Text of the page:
(RNS) – I will never forget when I learned that I had been blocked * at Brigham Young University.
That was years ago, after I published the comic memoir “Flunking Sainthood: A Year of Breaking the Sabbath, Forgetting to Pray, and Still Loving My Neighbor”..” The book was unexpectedly a modest success, and I made a lot of appearances and book signings to promote it. One was tentatively scheduled to be held at the BYU bookstore — the usual social gathering, where an author reads a few excerpts from the book, then spends about an hour signing copies for customers.
This time, however, I found out a week before my trip to Utah that the store had canceled on me, much to the embarrassment and regret of the kind employee who tried to explain. “Unfortunately, we have not received approval to host a signing…I am truly sorry for the delay in getting this information to you. Much of the process is beyond our control,” the bookseller wrote. .
It ended up going well; a friend and I rescheduled the signing at the last minute for another location in Provo. But the whole experience was unsettling, especially because BYU never provided a reason for the cancellation.
“They don’t give reasons and aren’t responsive to our requests,” the bookseller replied when I asked. ” We tried. It’s a very strange time right now. One that we hope resolves itself soon.
I think we were all hoping that the “weird period” of being blacklisted at BYU would indeed be short-lived and would “resolve soon”. But given the recent news about the erasure of historian Benjamin Park from BYU’s Neal A. Maxwell Institute, it seems the weirdness is alive and well.
In 2018, Ben was a summer fellow at BYU’s Neal A. Maxwell Institute, researching and writing his excellent book “Kingdom of Nauvoo: The Rise and Fall of a Religious Empire on the American Frontier.”.The Maxwell Institute gave him funding and an institutional home for the summer, interviewed him for its podcast, and trumpeted his involvement on its homepage. The participation of a Cambridge-trained, nationally recognized historian of early America was a feather in the institute’s hat.
Until last week when news broke that all records of Park’s fellowship and involvement with the Maxwell Institute had been systematically erased from its website. On Twitter, @TheGrandScoobah shared screenshots of what the site looked like in 2018, when Park was a scholarship holder, and what it looks like now.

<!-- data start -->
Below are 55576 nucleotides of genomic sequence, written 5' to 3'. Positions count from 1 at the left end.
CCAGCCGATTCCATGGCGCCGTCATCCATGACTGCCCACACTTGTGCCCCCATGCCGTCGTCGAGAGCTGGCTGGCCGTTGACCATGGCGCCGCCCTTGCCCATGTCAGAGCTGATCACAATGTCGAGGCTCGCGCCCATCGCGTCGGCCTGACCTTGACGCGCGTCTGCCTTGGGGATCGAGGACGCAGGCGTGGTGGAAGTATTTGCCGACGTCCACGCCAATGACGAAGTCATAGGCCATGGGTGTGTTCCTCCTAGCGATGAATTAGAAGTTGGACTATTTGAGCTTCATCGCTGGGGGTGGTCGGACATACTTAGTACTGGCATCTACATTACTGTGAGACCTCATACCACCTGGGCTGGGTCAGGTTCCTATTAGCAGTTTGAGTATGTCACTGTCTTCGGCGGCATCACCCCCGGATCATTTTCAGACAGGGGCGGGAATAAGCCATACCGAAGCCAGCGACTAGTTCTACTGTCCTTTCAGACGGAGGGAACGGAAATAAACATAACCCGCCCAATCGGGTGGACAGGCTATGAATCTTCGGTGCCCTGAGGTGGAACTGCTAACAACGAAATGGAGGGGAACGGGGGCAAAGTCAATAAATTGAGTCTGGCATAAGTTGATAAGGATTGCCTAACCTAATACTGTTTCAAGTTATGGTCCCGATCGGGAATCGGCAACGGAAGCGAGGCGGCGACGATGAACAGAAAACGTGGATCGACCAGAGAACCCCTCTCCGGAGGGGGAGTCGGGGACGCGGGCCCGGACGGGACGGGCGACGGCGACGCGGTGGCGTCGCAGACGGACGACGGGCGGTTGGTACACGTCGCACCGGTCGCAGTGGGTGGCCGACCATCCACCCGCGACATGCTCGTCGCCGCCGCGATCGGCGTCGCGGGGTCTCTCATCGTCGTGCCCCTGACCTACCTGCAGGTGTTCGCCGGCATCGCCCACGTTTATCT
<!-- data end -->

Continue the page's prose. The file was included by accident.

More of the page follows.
Disparecido. But why?
Was it because Park took issue with a speech given two weeks ago by Jeffrey R. Holland, taking to Twitter to point out how the speech was harmful to the LGBTQ+ community (and academic freedom)?
Or was it his recent piece in The Washington Post, in which he noted the deep rifts that now exist between LDS leaders who have actively endorsed mask-wearing and vaccination against the COVID-19 pandemic and some American Mormons who have followed the anti-mask trajectory of right-wing politicians and pundits rather than the prophet’s advice?
Or was it something else? We don’t know, because no one from the church or the university has yet seen fit to explain to Park what he did that triggered his erasure.
“They’re not very transparent when making these decisions,” Park said in a Zoom interview. “And so I have as much information about why or who ordered the removal as anyone who has seen this Twitter thread.”
The action feels vaguely Orwellian, building on the “1984” idea that “the past (is) changeable”. In the novel, when the government suddenly changes course and declares its enemy to be Eastasia, the citizens fall over themselves to not only change their allegiances in the present but to manipulate history so that it seems Eastasia has always been their enemy instead of ally. it used to be. To accomplish this, the ironically named “Ministry of Truth” must modify several years of newspapers, films, books and propaganda so that they all reproduce the current party line. No explanation is ever given for this sudden change. It is simply.
Let me clarify that the Maxwell Institute and any other academic institution or foundation has the right to fund any researcher it pleases. He also has the right to distance himself from a researcher whose work or public figure now appears to him outside the organization’s mission. Perhaps an institution will make a statement about why they are distancing themselves or add an explanatory note to someone’s faculty page or at the very least explain to the researcher in question what he or she did to trigger discipline.
But deception is not the way to do it. I don’t know of any other scholarly institutions that try to make us believe that scholars whose work no longer fits their mission never participated in those institutions in the first place. I have never seen an academic institution simply try to erase a historian from history.
In my own situation, I learned that the blacklisting I experienced at the BYU bookstore extended to a ban on speaking on campus unless it was for a private, unpublished event (I have done a few since) or as a guest speaker in a class.
I don’t know if this ban is still in place, and to this day no one has ever formally told me how or why it came about. It is simply.
*This term is preferred as a racially neutral alternative to “blacklist”.